No, seriously…

The aliens have been collaborating with one Professor Van Lesk, a collaborator who wants to help subjugate humanity in return for a piece of the leadership action and is willing to kill The Jaguar to do it.  Of course, Jaguar is more concerned about the lives of the innocent animals of Terra Firma, even though he has telepathically commanded a pack of gorillas into the line of alien fire…

Professor Van Lesk rushes out to meet the aliens, only to have his secret revealed by way of a classic Silver Age comic device: The ultra-realistic, perfectly featured rubber mask, hiding his true nature…

…as an alien spy!

Suddenly revealed to be a Korduan himself, Van Lesk is killed by his own people, and once again, The Jaguar flies away, leaving a trail of chaos and murder in his wake, proving that sufficient might can triumph over any evil and also the forces of coherent plotting.  Having defeated a dragon from underground and aliens, The Jaguar’s next foe is even more terrifying…

Sorta…  Actually, this issue features a trio of ’50s monster-movie menaces in an alien, a lizard-monster and a radioactive beastie brought up to giant-size, which makes me wonder if future episodes will feature invisible men, blobs, things and perhaps the occasional Communist.  I honestly can’t tell you, though, as even though I own a big swatch of 1950s/1960s Archie hero comics, I can’t really recall any of them with clarity.  Adventures Of The Jaguar #1 is, like many of the Archie hero comics, not particularly memorable, but it is very well-drawn, Jaguar himself looks amazing, and the villains, no matter how goofy, look mighty villainous, leaving the book with a sorta okay 2.5 out of 5 stars overall.  Jag is over-powered, the plotting is nonexistent, and the dialogue tends to repeat itself, but if nothing else, it’s a window into the doldrums of the early Silver Age…

As we have seen, Archie/MLJ Comics started out in the 1940s, and has been active in nearly every decade between then and now.  Of course, for their first new hero of the '60s, things might have gotten just a teeny bit...  unusual.  Your Major Spoilers (Retro) Review of Adventures Of The Jaguar #1 awaits! ADVENTURES OF THE JAGUAR #1 Writer: Robert Bernstein Penciler: John Rosenberger Inker: John Rosenberger Colorist: Uncredited Editor: Victor Gorelick Publisher: Archie Comics Cover Price: 10 Cents Current Near-Mint Pricing: $400.00 Previously in Adventures Of The Jaguar: The Golden Age of Comics is almost universally pegged as…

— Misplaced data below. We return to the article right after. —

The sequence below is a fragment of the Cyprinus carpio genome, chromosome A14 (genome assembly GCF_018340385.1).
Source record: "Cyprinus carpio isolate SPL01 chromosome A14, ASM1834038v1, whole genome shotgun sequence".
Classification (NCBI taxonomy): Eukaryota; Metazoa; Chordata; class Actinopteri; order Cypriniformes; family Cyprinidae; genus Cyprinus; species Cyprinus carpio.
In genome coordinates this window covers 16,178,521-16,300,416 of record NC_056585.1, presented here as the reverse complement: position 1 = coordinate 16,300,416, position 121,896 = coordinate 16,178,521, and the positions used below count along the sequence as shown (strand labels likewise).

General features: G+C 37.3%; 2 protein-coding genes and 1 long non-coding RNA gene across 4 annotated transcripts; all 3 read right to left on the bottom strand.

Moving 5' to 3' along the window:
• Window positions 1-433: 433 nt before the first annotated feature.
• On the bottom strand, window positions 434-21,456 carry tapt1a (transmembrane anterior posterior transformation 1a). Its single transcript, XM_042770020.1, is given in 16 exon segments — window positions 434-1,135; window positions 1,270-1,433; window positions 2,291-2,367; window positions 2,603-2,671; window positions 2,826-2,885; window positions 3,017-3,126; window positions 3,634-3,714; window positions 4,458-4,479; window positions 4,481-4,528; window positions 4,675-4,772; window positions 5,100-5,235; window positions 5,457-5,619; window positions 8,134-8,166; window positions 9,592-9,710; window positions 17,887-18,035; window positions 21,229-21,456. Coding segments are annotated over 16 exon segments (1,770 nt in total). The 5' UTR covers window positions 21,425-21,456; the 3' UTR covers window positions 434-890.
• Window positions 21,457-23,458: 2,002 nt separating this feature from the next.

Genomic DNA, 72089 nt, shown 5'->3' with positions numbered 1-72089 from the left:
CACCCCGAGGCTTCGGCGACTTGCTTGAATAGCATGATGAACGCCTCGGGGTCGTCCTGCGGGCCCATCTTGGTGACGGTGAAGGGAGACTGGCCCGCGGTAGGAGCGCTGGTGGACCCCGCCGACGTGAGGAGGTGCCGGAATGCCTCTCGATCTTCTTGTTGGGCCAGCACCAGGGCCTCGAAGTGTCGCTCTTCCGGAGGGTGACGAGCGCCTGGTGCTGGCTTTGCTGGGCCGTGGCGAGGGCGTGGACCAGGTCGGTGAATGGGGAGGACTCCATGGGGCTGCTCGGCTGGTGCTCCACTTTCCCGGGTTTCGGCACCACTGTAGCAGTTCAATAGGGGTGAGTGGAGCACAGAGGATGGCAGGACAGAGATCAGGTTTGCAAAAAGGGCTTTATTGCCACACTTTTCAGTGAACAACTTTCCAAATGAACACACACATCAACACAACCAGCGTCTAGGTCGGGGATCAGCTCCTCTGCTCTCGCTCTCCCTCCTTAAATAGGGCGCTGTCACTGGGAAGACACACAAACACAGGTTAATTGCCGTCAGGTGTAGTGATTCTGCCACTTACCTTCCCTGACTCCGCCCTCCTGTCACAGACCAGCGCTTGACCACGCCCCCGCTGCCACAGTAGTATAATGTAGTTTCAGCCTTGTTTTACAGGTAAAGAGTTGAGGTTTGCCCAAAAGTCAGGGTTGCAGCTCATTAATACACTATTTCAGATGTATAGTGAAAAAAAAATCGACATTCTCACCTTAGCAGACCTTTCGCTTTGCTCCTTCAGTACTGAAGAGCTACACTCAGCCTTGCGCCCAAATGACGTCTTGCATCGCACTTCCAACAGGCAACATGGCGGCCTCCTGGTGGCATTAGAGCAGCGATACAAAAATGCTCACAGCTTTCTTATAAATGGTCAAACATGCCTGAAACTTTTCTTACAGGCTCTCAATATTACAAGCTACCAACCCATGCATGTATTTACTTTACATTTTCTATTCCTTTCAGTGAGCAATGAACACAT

Featuring Archie's best-looking, best-designed hero in nonsensical, drab and forgettable adventures, making for a book that's best appreciated for its place in history.

ADVENTURES OF THE JAGUAR #1

Writing
Art
Coloring

Featuring Archie's best-looking, best-designed hero in nonsensical, drab and forgettable adventures, making for a book that's best appreciated for its place in history.

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The Author

Matthew Peterson

Matthew Peterson

Once upon a time, there was a young nerd from the Midwest, who loved Matter-Eater Lad and the McKenzie Brothers... If pop culture were a maze, Matthew would be the Minotaur at its center. Were it a mall, he'd be the Food Court. Were it a parking lot, he’d be the distant Cart Corral where the weird kids gather to smoke, but that’s not important right now... Matthew enjoys body surfing (so long as the bodies are fresh), writing in the third person, and dark-eyed women. Amongst his weaponry are such diverse elements as: Fear! Surprise! Ruthless efficiency! An almost fanatical devotion to pop culture!

And a nice red uniform.

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1 Comment

  1. OverMaster
    June 12, 2017 at 2:04 pm — Reply

    I wonder if this superhero inspired the creation of the infamous and similarly big cat-and-Precolombine civilization-themed flying Pumaman?

    https://en.wikipedia.org/wiki/The_Pumaman